Tactics Journal

by Kyle Boas

Analyzing football tactics

Manchester City's rotations

Manchester City used constant positional rotations between the forwards and midfield to disrupt Brighton’s man-marking. Combing positional and relational principles together is the edge for a functional attack and defense. Positions are temporary.

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When in their own half or in the middle third, City’s two separate groups rotated either clockwise or counter-clockwise. Julian Alvarez, Kevin De Bruyne, and Phil Foden in the forward group. Bernardo Silva, Rodri, and Mateo Kovacic in the midfield group.

The four defenders Josko Gvardiol, Nathan Ake, Manuel Akanji, and Kyle Walker did not initially move from their positions.

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As time passes, and the game remains at a standstill, City start to become more adventurous and bold. Bernardo Silva and Mateo Kovacic rotate back, Nathan Ake moves forward into the space Kovacic vacated, Kevin De Bruyne moves into the space Ake vacated.

Brighton are forced to abandon their man-marking for more of a zonal approach, because it will be impossible to follow and track all six midfielders and forwards across the pitch. It goes to my theory from Bologna versus Roma, when they were rotating.

This constant unpredictability is a tool most teams in Europe do not have. It’s one of the reasons why I think Bologna is so solid defensively. The opponent’s forwards are frequently out of their position because they’re chasing their marker, the Bologna players, around the pitch, into other zones.

When Roma win the ball, their players are out of sorts, while every Bologna player is ready to defend in all situations.

If you follow, you leave space, if you don’t you’ll likely always allow a free pass because there is always a free man. If you follow and win back the ball, your forwards won’t be in position to take full advantage.

Figure 2.1 - Last season on 27 May 2023, Levi Colwill steps forward to mark Kevin De Bruyne.
Figure 2.2 - Levi Colwill is caught upfield marking a man. Erling Haaland lays the ball off to Riyad Mahrez.
Figure 2.3 - Erling Haaland peels around Jan Paul van Hecke, and Riyad Mahrez plays Haaland in on goal.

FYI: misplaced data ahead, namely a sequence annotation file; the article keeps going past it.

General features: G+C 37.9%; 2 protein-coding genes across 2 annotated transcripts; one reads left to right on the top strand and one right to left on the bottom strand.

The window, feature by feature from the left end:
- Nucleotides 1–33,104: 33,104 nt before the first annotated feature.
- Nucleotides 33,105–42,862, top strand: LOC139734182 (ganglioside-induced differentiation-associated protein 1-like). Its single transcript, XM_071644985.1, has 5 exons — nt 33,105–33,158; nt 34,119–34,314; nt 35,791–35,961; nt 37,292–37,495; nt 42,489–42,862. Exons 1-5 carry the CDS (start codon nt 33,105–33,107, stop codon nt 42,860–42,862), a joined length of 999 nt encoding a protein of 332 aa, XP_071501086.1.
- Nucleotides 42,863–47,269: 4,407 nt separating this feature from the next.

In last season’s match at the Amex, Brighton had their central-defenders follow City’s highest forwards deep. De Bruyne drops, right center-back Levi Colwill follows him deep. That then opens space for Haaland to attack on the right side, and he’s played in.

Surprisingly, Brighton didn’t rectify this flaw in their defense and repeated that movement this season.

Figure 3.1 - Brighton right center-back Jan Paul van Hecke drops with Julian Alvarez.
Figure 3.2 - Brighton right center-back Jan Paul van Hecke drops with Phil Foden. Ederson plays a pass over the top to Kyle Walker.

The rotations disorient and allow City to always have a pass free, they drop Julian Alvarez to bait Van Hecke to drop, then they play the ball over the top from Ederson to Kyle Walker. It’s an easily manipulated reproducible move that makes Brighton look naive.

Figure 4.1 - Phil Foden drops to receive the ball, and Jan Paul van Hecke follows. Foden passes wide right to Kyle Walker.
Figure 4.2 - Kyle Walker crosses to Kevin De Bruyne, and De Bruyne heads in the ball for the goal.

The same issue came up for Kevin De Bruyne’s goal. Van Hecke follows Foden, then De Bruyne can attack the space Van Hecke would normally be tasked with defending.

It’s all about manipulating the opponent off-the-ball. That is the edge teams are going to look for now. Every team is optimized to stop rigid positional play. Those games end in stalemates.

The defenders didn’t really get involved in the rotations in this match against Brighton, but City did have John Stones, Manuel Akanji, and Rodri rotate in the FA Cup match. John Stones and Manuel Akanji alternated between one playing in the midfield pivot and one staying back at center-back, with Rodri occasionally rotating back to center-back.

Figure 5.1 - Illustration of potential rotations in the future with the defense, midfield, and forwards.

Imagine if and when they combine the positional rotations like what we saw in the FA Cup, with the rotations between the midfield and forwards that we saw against Brighton.

  • Manuel Akanji can now play on the right, left, and center of defense, and in the midfield.
  • John Stones can play as a holding midfielder, or on the right of defense.
  • Rodri can play either left or right center-back.
  • Josko Gvardiol and Nathan Ake can play at left-back or left center-back, and both are comfortable further forward.
  • Kyle Walker can play at left-back and left-center-back, but he is an outlier because can’t invert into the midfield.
  • The only other outlier is Ruben Dias because he can only play in the center of defense or at right center-back.
  • Bernardo Silva and Mateo Kovacic can rotate wide to fill for Akanji, Ake, Walker, or Gvardiol.

It comes down to trust. In order for a pragmatic coach like Pep Guardiola to allow players to roam, he needs to trust that they can operate in the midfield, in defense, up top. Normally you wouldn’t trust a center-back to play in the midfield, or a midfielder to play as a center-back, but their team is now built to rotate.

They are one step away from functioning like Bologna, all that is missing rotations that include the defenders. Not only is it more entertaining, it works.

Match: Brighton 0-4 Manchester City, 25 April 2024

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